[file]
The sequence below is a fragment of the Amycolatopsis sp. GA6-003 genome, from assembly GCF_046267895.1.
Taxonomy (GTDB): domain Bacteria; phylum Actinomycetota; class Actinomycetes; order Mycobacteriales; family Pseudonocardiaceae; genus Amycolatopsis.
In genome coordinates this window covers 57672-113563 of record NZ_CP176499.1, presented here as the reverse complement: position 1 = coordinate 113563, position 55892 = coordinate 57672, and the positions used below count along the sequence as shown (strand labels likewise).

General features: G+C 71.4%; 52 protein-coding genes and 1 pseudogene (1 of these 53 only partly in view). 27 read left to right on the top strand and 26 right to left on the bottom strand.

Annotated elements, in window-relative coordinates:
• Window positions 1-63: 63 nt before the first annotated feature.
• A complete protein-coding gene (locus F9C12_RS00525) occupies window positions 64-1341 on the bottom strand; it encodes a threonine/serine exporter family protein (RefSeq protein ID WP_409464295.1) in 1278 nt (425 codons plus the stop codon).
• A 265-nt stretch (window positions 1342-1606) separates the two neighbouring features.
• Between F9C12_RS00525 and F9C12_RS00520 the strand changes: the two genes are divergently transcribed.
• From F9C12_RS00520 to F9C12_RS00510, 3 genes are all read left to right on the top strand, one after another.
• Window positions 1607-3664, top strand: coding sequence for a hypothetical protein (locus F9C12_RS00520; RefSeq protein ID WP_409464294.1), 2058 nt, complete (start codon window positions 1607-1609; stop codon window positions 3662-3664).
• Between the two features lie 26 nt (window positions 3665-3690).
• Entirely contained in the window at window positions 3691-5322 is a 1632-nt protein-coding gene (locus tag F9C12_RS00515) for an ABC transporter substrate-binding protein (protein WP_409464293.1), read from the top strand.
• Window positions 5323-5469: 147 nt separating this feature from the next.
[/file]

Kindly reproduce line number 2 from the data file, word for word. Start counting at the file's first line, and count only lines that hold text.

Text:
Taxonomy (GTDB): domain Bacteria; phylum Actinomycetota; class Actinomycetes; order Mycobacteriales; family Pseudonocardiaceae; genus Amycolatopsis.